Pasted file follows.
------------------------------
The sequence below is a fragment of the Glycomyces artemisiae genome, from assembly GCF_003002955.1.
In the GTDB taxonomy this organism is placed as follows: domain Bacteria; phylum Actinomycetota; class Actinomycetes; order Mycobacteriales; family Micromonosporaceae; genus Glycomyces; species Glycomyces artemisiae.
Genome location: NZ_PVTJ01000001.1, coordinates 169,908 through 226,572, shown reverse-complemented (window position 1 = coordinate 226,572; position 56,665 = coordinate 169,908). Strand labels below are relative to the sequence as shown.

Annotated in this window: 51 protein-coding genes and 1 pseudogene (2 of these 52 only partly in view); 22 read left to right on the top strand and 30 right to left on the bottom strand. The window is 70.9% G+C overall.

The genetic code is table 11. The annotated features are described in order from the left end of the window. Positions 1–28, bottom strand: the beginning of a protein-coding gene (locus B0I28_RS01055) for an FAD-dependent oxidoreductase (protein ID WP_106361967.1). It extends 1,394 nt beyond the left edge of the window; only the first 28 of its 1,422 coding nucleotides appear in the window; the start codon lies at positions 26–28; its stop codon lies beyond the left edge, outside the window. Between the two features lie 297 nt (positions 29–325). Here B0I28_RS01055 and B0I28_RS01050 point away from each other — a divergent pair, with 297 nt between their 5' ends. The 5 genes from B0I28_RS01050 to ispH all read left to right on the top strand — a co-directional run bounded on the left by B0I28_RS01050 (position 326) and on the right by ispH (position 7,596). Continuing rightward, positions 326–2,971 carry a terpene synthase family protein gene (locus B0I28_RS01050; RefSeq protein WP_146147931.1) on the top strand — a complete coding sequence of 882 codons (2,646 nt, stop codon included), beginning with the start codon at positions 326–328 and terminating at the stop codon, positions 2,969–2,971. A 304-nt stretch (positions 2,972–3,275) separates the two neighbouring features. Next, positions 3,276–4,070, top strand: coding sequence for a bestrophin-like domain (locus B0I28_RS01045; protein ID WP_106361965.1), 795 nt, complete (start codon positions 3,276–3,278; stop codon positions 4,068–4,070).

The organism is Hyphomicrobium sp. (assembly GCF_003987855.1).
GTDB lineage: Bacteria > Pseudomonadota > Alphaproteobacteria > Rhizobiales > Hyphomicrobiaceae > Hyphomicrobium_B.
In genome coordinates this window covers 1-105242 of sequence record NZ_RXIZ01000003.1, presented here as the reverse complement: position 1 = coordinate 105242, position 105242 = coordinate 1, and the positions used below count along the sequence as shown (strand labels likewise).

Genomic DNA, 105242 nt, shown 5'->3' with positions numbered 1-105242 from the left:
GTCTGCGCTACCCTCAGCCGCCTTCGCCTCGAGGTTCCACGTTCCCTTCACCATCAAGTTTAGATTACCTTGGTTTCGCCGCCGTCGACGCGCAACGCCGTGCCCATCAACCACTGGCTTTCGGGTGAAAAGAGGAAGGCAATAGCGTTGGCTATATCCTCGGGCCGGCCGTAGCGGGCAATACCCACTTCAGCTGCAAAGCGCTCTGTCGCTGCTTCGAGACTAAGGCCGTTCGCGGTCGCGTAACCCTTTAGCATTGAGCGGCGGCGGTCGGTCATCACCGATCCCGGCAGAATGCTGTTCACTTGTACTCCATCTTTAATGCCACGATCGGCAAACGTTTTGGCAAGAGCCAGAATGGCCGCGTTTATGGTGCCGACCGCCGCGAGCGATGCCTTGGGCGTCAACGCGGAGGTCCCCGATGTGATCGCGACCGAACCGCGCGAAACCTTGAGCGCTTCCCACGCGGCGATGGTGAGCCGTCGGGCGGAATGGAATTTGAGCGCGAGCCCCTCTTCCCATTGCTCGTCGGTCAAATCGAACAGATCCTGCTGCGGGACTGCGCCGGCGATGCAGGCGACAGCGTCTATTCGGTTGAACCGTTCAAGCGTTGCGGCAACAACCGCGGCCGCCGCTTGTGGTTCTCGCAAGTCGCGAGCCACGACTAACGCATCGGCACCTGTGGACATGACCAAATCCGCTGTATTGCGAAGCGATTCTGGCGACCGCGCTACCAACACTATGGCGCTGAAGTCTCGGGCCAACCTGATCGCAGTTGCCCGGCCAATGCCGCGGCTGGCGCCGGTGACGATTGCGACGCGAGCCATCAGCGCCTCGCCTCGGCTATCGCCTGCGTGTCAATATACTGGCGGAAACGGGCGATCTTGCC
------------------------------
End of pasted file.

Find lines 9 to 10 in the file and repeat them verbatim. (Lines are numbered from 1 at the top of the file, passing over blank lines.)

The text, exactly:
Genomic DNA, 105242 nt, shown 5'->3' with positions numbered 1-105242 from the left:
GTCTGCGCTACCCTCAGCCGCCTTCGCCTCGAGGTTCCACGTTCCCTTCACCATCAAGTTTAGATTACCTTGGTTTCGCCGCCGTCGACGCGCAACGCCGTGCCCATCAACCACTGGCTTTCGGGTGAAAAGAGGAAGGCAATAGCGTTGGCTATATCCTCGGGCCGGCCGTAGCGGGCAATACCCACTTCAGCTGCAAAGCGCTCTGTCGCTGCTTCGAGACTAAGGCCGTTCGCGGTCGCGTAACCCTTTAGCATTGAGCGGCGGCGGTCGGTCATCACCGATCCCGGCAGAATGCTGTTCACTTGTACTCCATCTTTAATGCCACGATCGGCAAACGTTTTGGCAAGAGCCAGAATGGCCGCGTTTATGGTGCCGACCGCCGCGAGCGATGCCTTGGGCGTCAACGCGGAGGTCCCCGATGTGATCGCGACCGAACCGCGCGAAACCTTGAGCGCTTCCCACGCGGCGATGGTGAGCCGTCGGGCGGAATGGAATTTGAGCGCGAGCCCCTCTTCCCATTGCTCGTCGGTCAAATCGAACAGATCCTGCTGCGGGACTGCGCCGGCGATGCAGGCGACAGCGTCTATTCGGTTGAACCGTTCAAGCGTTGCGGCAACAACCGCGGCCGCCGCTTGTGGTTCTCGCAAGTCGCGAGCCACGACTAACGCATCGGCACCTGTGGACATGACCAAATCCGCTGTATTGCGAAGCGATTCTGGCGACCGCGCTACCAACACTATGGCGCTGAAGTCTCGGGCCAACCTGATCGCAGTTGCCCGGCCAATGCCGCGGCTGGCGCCGGTGACGATTGCGACGCGAGCCATCAGCGCCTCGCCTCGGCTATCGCCTGCGTGTCAATATACTGGCGGAAACGGGCGATCTTGCC